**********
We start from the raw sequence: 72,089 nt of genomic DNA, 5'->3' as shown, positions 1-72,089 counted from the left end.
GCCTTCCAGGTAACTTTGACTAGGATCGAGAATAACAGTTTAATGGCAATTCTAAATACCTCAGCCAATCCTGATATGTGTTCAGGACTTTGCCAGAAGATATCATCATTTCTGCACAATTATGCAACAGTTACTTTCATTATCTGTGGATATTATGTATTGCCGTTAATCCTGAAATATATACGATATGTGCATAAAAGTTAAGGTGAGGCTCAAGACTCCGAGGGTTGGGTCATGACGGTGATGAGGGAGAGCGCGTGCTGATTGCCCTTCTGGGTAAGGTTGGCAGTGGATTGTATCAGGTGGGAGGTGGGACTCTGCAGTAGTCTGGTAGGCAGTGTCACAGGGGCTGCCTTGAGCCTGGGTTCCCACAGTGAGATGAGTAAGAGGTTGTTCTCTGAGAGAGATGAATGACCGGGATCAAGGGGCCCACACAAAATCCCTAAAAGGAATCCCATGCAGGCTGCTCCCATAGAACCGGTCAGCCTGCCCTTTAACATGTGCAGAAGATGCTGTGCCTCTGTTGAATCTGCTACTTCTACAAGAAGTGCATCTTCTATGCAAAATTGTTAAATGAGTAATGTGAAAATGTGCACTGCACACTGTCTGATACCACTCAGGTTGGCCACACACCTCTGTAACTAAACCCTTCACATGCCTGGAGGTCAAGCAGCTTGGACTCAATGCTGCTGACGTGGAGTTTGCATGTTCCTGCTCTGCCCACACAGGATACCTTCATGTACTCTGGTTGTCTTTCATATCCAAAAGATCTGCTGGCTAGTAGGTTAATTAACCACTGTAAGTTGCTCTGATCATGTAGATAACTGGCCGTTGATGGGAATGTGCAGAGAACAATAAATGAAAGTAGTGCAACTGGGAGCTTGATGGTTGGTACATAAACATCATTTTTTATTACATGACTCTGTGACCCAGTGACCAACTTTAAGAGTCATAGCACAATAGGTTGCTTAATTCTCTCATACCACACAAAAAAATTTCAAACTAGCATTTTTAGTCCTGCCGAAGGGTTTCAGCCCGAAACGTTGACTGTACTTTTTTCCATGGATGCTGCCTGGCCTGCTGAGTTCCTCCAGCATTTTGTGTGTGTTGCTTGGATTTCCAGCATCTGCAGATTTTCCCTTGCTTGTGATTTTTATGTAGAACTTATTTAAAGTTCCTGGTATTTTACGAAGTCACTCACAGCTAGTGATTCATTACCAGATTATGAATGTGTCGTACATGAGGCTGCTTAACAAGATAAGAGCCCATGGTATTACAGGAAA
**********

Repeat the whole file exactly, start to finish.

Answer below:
We start from the raw sequence: 72,089 nt of genomic DNA, 5'->3' as shown, positions 1-72,089 counted from the left end.
GCCTTCCAGGTAACTTTGACTAGGATCGAGAATAACAGTTTAATGGCAATTCTAAATACCTCAGCCAATCCTGATATGTGTTCAGGACTTTGCCAGAAGATATCATCATTTCTGCACAATTATGCAACAGTTACTTTCATTATCTGTGGATATTATGTATTGCCGTTAATCCTGAAATATATACGATATGTGCATAAAAGTTAAGGTGAGGCTCAAGACTCCGAGGGTTGGGTCATGACGGTGATGAGGGAGAGCGCGTGCTGATTGCCCTTCTGGGTAAGGTTGGCAGTGGATTGTATCAGGTGGGAGGTGGGACTCTGCAGTAGTCTGGTAGGCAGTGTCACAGGGGCTGCCTTGAGCCTGGGTTCCCACAGTGAGATGAGTAAGAGGTTGTTCTCTGAGAGAGATGAATGACCGGGATCAAGGGGCCCACACAAAATCCCTAAAAGGAATCCCATGCAGGCTGCTCCCATAGAACCGGTCAGCCTGCCCTTTAACATGTGCAGAAGATGCTGTGCCTCTGTTGAATCTGCTACTTCTACAAGAAGTGCATCTTCTATGCAAAATTGTTAAATGAGTAATGTGAAAATGTGCACTGCACACTGTCTGATACCACTCAGGTTGGCCACACACCTCTGTAACTAAACCCTTCACATGCCTGGAGGTCAAGCAGCTTGGACTCAATGCTGCTGACGTGGAGTTTGCATGTTCCTGCTCTGCCCACACAGGATACCTTCATGTACTCTGGTTGTCTTTCATATCCAAAAGATCTGCTGGCTAGTAGGTTAATTAACCACTGTAAGTTGCTCTGATCATGTAGATAACTGGCCGTTGATGGGAATGTGCAGAGAACAATAAATGAAAGTAGTGCAACTGGGAGCTTGATGGTTGGTACATAAACATCATTTTTTATTACATGACTCTGTGACCCAGTGACCAACTTTAAGAGTCATAGCACAATAGGTTGCTTAATTCTCTCATACCACACAAAAAAATTTCAAACTAGCATTTTTAGTCCTGCCGAAGGGTTTCAGCCCGAAACGTTGACTGTACTTTTTTCCATGGATGCTGCCTGGCCTGCTGAGTTCCTCCAGCATTTTGTGTGTGTTGCTTGGATTTCCAGCATCTGCAGATTTTCCCTTGCTTGTGATTTTTATGTAGAACTTATTTAAAGTTCCTGGTATTTTACGAAGTCACTCACAGCTAGTGATTCATTACCAGATTATGAATGTGTCGTACATGAGGCTGCTTAACAAGATAAGAGCCCATGGTATTACAGGAAA